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Wake up 69 - The fine print

A friend told me about how he signed up for a scheme which promised doubling his money in 3 years by investing in the stock market. The tele-salesman even assured him that his investment would be protected and that there was no way the premium would be lost. My friend signed up for it and discovered that his investment was now worth only 50% in value because of the stock market downslide. The salesman might have said a bunch of lies but my friend had no proof to point finger at the salesman. If only he had read the fine print in the documentation…if only…

I had my trading account suspended because I was yet to submit some forms as part of new SEBI regulations. The brokerage firm employee shoved a 20 page booklet filled with fine print and asked me to sign. I was about to sign the first sheet when something pricked my conscience – “Don’t sign without reading”. Maybe it was the effect of movies. How many times have we seen a character lose his entire wealth and empire because of signing on sheets without reading the content; I don’t have an empire as yet but still…
“Can I read through it?”
“It is quite lengthy and will take a lot of time. It is a standard document. New customers now have to fill up this form before even opening an account”.
“That’s okay – I’ll drop it in your office after a few days”

Once you’ve decided to read it you don’t want to alter your stand! It was surprising the amount of information that was packed in those pages – stock market terminology, risks involved with different products, brokerage charges, maintenance fees etc. But I wonder how many people actually read or even glance through that booklet? And how many people have lost money in stock market derivatives that they could have avoided had they understood the risks involved which were listed in this booklet.

How many times have we seen ADs that claim:

50% flat discount on our products*

* applicable only on select models

And so the next time you are confronted by fine print – take your time and read it; or at least quickly skim through the contents to have an idea of what you are getting into.

Wake up 68 - Real and reel...

In movies we feel awed and happy with the way the hero goes about his life – fighting for justice, sacrificing for someone else or the nation etc. But when the same situation presents itself in real life we aren’t able to accept it the same way.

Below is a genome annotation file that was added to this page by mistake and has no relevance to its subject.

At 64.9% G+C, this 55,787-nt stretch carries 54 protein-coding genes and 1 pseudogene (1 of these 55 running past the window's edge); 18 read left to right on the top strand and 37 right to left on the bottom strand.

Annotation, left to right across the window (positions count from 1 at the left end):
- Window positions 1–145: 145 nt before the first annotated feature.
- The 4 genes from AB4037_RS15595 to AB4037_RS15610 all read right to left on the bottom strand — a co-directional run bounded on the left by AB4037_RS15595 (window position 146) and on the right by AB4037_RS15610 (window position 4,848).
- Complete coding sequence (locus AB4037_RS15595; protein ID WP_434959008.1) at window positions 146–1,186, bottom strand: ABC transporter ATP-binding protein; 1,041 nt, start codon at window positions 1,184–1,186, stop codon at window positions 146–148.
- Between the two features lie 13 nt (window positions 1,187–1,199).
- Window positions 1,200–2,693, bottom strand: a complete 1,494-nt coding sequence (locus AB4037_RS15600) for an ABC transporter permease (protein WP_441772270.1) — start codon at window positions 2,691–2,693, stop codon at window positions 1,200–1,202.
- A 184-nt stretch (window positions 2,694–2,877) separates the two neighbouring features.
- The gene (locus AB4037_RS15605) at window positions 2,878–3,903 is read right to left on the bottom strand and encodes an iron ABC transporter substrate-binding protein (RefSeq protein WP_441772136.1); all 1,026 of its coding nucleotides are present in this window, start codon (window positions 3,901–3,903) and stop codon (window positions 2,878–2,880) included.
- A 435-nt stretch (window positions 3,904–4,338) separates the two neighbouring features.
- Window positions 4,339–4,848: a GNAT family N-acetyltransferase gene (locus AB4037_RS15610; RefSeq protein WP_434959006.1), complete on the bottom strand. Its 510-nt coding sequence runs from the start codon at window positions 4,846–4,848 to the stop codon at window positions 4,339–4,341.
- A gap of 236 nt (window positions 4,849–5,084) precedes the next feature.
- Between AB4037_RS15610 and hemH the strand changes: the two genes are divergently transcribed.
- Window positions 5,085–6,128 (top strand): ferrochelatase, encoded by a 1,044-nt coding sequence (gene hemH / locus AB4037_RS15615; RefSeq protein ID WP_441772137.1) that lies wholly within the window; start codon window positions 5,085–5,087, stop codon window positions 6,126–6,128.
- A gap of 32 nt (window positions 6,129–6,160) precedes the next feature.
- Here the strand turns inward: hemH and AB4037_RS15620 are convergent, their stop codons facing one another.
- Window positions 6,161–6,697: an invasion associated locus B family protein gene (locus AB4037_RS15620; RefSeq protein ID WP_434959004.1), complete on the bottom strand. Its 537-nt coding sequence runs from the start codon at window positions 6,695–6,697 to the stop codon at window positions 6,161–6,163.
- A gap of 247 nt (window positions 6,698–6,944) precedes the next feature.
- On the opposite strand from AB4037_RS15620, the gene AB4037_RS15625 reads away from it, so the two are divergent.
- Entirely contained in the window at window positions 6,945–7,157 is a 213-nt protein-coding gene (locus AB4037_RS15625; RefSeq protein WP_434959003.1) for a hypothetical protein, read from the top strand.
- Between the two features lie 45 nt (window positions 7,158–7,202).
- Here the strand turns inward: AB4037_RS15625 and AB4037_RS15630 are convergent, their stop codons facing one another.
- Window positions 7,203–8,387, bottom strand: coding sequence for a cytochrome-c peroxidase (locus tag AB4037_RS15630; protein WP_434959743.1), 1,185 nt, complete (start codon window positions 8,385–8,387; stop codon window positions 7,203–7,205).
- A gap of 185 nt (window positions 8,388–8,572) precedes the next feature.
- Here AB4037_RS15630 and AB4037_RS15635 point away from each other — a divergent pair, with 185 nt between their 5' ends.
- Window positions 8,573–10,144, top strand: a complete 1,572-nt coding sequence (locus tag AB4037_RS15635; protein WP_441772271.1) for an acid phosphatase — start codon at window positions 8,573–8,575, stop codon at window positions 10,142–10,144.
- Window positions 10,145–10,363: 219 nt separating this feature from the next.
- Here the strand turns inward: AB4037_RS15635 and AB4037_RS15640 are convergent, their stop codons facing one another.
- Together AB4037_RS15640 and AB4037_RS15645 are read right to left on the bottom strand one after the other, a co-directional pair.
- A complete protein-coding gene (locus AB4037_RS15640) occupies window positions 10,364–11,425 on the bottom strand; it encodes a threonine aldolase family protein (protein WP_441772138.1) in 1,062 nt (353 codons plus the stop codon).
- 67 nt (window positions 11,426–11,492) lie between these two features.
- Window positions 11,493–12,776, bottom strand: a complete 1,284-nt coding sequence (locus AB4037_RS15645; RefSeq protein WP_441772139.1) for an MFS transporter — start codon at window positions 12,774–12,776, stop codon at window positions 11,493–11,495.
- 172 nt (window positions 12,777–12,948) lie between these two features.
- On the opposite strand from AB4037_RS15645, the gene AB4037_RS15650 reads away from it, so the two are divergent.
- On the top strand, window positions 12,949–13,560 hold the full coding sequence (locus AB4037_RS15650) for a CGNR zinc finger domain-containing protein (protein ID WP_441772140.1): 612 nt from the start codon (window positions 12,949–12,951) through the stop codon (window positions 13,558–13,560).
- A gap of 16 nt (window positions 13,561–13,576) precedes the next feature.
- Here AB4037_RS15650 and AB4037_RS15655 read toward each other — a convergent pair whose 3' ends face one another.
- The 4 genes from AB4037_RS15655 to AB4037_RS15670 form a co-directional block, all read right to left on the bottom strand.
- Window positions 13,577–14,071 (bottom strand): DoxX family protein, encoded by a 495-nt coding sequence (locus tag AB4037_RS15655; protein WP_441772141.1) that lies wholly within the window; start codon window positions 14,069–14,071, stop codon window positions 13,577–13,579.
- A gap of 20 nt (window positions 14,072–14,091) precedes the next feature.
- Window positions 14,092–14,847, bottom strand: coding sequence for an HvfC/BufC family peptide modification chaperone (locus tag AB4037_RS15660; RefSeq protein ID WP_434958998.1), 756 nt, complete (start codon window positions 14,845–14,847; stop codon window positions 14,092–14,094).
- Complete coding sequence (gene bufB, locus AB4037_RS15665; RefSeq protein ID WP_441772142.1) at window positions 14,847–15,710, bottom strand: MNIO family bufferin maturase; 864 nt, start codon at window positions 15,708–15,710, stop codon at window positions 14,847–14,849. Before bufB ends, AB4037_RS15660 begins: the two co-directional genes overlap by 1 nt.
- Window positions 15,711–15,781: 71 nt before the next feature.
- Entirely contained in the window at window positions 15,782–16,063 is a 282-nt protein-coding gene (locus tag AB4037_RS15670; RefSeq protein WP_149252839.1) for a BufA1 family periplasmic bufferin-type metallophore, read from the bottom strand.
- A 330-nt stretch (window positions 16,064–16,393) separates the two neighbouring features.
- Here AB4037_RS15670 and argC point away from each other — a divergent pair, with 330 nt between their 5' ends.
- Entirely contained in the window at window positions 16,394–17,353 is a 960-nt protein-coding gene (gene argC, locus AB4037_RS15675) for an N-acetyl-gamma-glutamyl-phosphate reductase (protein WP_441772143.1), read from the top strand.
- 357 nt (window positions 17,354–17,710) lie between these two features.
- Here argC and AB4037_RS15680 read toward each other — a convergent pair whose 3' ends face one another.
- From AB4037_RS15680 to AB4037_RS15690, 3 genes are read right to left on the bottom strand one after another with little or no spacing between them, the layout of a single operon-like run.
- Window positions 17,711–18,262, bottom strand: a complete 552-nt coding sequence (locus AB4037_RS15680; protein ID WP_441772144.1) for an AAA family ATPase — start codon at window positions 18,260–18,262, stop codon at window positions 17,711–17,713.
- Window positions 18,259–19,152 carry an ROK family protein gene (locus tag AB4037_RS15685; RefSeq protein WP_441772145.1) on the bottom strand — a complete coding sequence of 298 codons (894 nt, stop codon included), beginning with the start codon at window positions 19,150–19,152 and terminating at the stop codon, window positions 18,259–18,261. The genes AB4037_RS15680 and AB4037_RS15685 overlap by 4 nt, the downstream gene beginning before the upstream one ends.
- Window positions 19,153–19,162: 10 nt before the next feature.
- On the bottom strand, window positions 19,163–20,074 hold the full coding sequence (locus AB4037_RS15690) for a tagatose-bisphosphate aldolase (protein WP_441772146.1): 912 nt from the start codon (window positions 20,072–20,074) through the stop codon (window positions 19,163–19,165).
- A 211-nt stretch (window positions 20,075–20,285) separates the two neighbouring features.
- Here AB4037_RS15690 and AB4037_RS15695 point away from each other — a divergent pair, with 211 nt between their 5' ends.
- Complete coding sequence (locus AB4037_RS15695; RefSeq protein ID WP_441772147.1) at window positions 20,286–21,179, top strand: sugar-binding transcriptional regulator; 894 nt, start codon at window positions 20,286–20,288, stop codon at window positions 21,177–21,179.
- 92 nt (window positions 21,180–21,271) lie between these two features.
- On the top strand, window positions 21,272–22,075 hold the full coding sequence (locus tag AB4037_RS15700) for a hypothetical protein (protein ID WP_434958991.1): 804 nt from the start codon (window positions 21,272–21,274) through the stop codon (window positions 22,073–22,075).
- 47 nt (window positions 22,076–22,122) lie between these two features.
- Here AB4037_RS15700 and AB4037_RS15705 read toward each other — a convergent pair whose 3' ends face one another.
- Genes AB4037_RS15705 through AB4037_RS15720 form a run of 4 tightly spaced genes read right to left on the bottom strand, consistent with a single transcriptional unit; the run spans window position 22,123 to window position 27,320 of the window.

Perseverance which we like on screen becomes really tough in reality, a love story that we can accept on screen becomes hard to accept when a similar situation arises around us, sacrifices made on the screen which wrung our hearts seem hard to do when we are presented with the opportunity!

Extreme emotions portrayed on screen, we would sometimes dismiss them by applying logic saying, “Ultimately they have to separate – death would anyway separate them; so why so much drama over this. Just get on with life”. Literature they say is not about generalizing feelings and emotions – it is about an individual. And each person is different in the way they feel and think. To us, from the third person perspective, the emotions in stories sometimes seem ridiculous – “why would anyone behave this way?” we ask. But when the same happens in real life it might just produce the same reaction from us as well!

I wonder why, why the double standards - one for the reel and one for the real world? Perhaps we are too attached to the world and so unable to take the bird’s eye view?!

“Attachment is the great fabricator of illusions; reality can be attained only by someone who is detached” – Simone Well, French philosopher.

Wake up 67 - Ask and you shall get

It is a famous quote from the Bible:
Matthew 7:7 Ask, and it shall be given you; seek, and ye shall find; knock, and it shall be opened unto you. For every one that asketh receiveth; and he that seeketh findeth; and to him that knocketh it shall be opened.

And many times if you look around people struggle because they don’t ask! In office you might have noticed many times how what one person is searching for, his neighbour will actually have the answer to – but since he never asked, he never got the answer. Till you ask no one knows what you want. There is the pleasure in trying to learn something on your own by experimenting but when time is of essence it isn’t the best way to go about it.